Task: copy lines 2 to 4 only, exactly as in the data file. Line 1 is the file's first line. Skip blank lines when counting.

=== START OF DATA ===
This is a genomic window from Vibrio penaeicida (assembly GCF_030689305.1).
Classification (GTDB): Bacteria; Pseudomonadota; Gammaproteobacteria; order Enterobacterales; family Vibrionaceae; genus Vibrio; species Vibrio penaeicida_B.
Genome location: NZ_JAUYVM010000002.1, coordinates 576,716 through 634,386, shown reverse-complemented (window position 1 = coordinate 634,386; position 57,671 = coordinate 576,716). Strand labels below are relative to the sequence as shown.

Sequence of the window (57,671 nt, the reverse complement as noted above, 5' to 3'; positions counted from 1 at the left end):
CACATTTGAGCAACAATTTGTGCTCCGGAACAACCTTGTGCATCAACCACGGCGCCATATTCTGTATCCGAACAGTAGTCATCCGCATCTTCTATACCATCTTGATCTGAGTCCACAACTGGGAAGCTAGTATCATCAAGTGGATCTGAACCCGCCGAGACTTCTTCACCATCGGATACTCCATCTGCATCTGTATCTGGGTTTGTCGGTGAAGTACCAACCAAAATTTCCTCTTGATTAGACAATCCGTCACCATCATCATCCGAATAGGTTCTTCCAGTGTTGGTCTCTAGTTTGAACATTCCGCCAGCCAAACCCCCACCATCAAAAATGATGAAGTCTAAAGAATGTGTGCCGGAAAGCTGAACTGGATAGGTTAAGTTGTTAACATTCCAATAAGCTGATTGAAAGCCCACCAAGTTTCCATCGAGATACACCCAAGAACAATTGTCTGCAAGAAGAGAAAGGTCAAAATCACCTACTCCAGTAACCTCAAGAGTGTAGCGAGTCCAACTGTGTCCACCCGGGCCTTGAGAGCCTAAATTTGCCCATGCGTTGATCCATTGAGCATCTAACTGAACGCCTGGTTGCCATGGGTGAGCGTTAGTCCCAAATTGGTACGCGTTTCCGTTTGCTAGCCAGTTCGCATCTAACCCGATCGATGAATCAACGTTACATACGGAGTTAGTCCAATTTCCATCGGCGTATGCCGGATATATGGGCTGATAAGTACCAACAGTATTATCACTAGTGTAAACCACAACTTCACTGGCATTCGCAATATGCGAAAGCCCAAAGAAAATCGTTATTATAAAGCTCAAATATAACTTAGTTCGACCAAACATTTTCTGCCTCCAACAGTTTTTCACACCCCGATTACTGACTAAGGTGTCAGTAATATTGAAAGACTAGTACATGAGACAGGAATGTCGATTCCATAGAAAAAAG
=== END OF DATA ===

Classification (GTDB): Bacteria; Pseudomonadota; Gammaproteobacteria; order Enterobacterales; family Vibrionaceae; genus Vibrio; species Vibrio penaeicida_B.
Genome location: NZ_JAUYVM010000002.1, coordinates 576,716 through 634,386, shown reverse-complemented (window position 1 = coordinate 634,386; position 57,671 = coordinate 576,716). Strand labels below are relative to the sequence as shown.

Sequence of the window (57,671 nt, the reverse complement as noted above, 5' to 3'; positions counted from 1 at the left end):